On this page:
1.1 Instrumenting and optimizing
1.2 My First Profile-Guided Meta-Program

1 PGMP Quick Start

1.1 Instrumenting and optimizing

This section presents the standard workflow for profiling and optimizing a profile-guided macro. We present a small example program using case, a profile-guided macro defined by pgmp/case.


#lang racket/base
(require pgmp)
(define (parse stream)
 (case (peek-char stream)
  [(#\space #\tab) (white-space stream)]
  [(0 1 2 3 4 5 6 7 8 9) (digit stream)]
  [(#\() (start-paren stream)]
  [(#\)) (end-paren stream)]
(module+ main (parse input-stream))

Here we define a module that uses case. To get the benefits of case, we first need to instrument and run the module. There are two ways to do this.

pgmp provides a commandline utility through raco. We could instrument and profile the module by running the command raco pgmp --profile example-parser.rkt. To optimize and run the module, we can henceforth use racket -t example-parser.rkt. case will automatically load and use the profile data from the instrumented run.

Alternatively, pgmp also provides API functions to instrument and profile one module from another. We can use the API to instrument and profile the module, then optimize and run the module via dynamic-require.

> (run-with-profiling `(submod "example-parser.rkt" main))
> (save-profile "example-parser.rkt")
> (dynamic-require `(submod "example-parser.rkt" main) 0)

1.2 My First Profile-Guided Meta-Program

In this tutorial, we present the API defined in pgmp/api/exact via an example profiled-guided macro. We define if-r, a macro that reorders its branches based on which branch is executed most frequently.

> (require pgmp)
> (define-syntax (if-r stx)
    (define profile-query
      (let ([f (load-profile-query-weight stx)])
        (lambda (x) (or (f x) 0))))
    (syntax-case stx ()
      [(_ test t f)
       (let ([t-prof (profile-query #'t)]
             [f-prof (profile-query #'f)])
         (if (< t-prof f-prof)
             #'(if (not test) f t)
             #'(if test       t f)))]))

First, the function load-profile-query-weight, which executes at compile-time, loads any profile information associated with (syntax-source stx) that has been saved from previous executions and returns a query function. The query function may return #f, but in this example we ignore the distinction between #f and 0 by always returning 0 when the query returns #f.

Next, we use profile-query to get the profile weight associated with each branch. profile-query can accept either a syntax? or profile-point?. Here, we query the syntax of each branch.

Finally, we generate code. If the false branch f is executed most often, then we negate the test and flip the branches when generating the if form. Otherwise, we generate a normal if form.

> (syntax->datum
      #'(if-r (subject-contains-ci email "PLDI")
              (flag email 'important)
              (flag email 'spam))))

'(if (subject-contains-ci email "PLDI")

   (flag email 'important)

   (flag email 'spam))

We see that when we expand if-r before any profile information is generated and saved, the test and branches stay in the original order. While expanding is useful for debugging, it can expose implementation specific details, so do not rely on the output of expand being in a specific form.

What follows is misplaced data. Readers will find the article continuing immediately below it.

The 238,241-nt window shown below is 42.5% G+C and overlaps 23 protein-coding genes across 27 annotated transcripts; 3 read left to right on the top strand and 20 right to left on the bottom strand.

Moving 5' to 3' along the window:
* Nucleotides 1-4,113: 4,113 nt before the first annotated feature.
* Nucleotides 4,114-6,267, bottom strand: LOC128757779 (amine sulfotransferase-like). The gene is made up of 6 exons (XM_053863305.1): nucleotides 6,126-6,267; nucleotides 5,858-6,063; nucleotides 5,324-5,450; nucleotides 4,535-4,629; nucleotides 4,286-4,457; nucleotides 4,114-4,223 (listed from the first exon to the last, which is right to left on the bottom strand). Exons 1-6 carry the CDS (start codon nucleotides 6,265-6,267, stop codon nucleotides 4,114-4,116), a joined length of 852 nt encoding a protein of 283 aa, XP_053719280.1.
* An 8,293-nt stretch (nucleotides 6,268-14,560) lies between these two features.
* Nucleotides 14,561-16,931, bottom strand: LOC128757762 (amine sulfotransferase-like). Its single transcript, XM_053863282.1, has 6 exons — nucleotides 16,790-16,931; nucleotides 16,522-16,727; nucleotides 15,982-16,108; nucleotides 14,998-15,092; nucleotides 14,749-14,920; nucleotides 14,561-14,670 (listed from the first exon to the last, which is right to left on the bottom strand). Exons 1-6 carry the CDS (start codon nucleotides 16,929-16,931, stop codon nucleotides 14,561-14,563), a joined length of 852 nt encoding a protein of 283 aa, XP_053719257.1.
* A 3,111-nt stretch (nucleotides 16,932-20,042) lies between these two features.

Before if-r will reorder its branches, we need to generate some profile information. While we could use run-with-profiling and save-profile to actually profile the profile and save the profiling data, for this example we instead use the API to generate some new profile points example profile data.

> (define make-profile-point (make-profile-point-factory "my-first-pgmp"))
> (define profile-point-t (make-profile-point syntax))
> (define profile-point-f (make-profile-point syntax))

We use make-profile-point-factory to create a function that generates fresh profile points using the prefix "my-first-pgmp", and define two new profile points profile-point-t and profile-point-f. The profile point generator expects a piece of syntax. For this example, we assume we have some appropriate piece of syntax syntax which we use where needed places. In practice, this piece of syntax will be something in scope when defining a new profile-guidedmacro. If you are following along in the REPL, use some arbitrary piece of syntax such as #'void.

Next, we generate some profile information and save it to the file expected by load-profile-query-weight. We use profile-file to generate the filename based on syntax. The generated profile information claims that the expression associated with profile-point-t was executed 10 times, while the expression associated with profile-point-f was executed 20 times. Therefore, if-r should reorder the branches.

> (require racket/serialize)
> (with-output-to-file (profile-file syntax)
    (lambda ()
      (write (serialize (list (cons profile-point-t 10)
                              (cons profile-point-f 20)))))
    #:exists 'replace)

Finally, we annotate branches with the generated profile points, so profile-query will find the profile information for the generated profile points. We also annotate the whole (if-r ...) with syntax so load-profile-query-weight will load the right file.

> (syntax->datum
       (if-r (subject-contains-ci email "PLDI")
               (flag email 'important))
               (flag email 'spam))))))

'(if (not (subject-contains-ci email "PLDI"))

   ((lambda () (flag email 'spam)))

   ((lambda () (flag email 'important))))

Note that the branches have been eta-expanded by annotate-syn. This is an implementation detail used to coerce errortrace into accepting the new profile point.